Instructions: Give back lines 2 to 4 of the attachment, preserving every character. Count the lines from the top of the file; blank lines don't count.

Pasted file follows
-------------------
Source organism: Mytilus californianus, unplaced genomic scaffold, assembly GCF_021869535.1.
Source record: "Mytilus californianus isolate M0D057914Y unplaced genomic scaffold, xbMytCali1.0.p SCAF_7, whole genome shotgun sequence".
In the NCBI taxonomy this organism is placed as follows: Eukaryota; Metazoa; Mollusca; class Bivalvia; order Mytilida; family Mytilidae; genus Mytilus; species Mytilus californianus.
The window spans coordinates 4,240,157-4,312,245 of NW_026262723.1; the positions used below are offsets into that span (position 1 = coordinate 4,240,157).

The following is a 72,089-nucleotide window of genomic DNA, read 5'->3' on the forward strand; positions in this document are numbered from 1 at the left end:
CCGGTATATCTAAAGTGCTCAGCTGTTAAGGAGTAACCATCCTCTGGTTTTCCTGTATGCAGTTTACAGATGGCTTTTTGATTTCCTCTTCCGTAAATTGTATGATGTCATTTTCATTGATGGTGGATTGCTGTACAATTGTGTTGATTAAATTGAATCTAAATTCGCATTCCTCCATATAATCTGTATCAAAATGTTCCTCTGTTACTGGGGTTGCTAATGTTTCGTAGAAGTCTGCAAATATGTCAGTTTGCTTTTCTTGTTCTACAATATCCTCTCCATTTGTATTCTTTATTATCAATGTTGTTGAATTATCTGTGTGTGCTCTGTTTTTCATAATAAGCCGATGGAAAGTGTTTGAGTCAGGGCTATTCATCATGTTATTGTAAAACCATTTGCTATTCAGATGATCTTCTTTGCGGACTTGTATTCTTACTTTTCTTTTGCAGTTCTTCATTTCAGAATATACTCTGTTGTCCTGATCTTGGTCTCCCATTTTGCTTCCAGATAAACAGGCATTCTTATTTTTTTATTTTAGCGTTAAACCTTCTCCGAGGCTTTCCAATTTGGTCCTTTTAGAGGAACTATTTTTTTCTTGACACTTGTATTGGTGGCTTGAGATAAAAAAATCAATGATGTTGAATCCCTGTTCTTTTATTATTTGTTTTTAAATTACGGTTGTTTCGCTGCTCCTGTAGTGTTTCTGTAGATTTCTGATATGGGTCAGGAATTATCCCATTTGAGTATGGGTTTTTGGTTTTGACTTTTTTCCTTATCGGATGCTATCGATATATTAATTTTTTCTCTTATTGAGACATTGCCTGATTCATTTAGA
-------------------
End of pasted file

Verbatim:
Source record: "Mytilus californianus isolate M0D057914Y unplaced genomic scaffold, xbMytCali1.0.p SCAF_7, whole genome shotgun sequence".
In the NCBI taxonomy this organism is placed as follows: Eukaryota; Metazoa; Mollusca; class Bivalvia; order Mytilida; family Mytilidae; genus Mytilus; species Mytilus californianus.
The window spans coordinates 4,240,157-4,312,245 of NW_026262723.1; the positions used below are offsets into that span (position 1 = coordinate 4,240,157).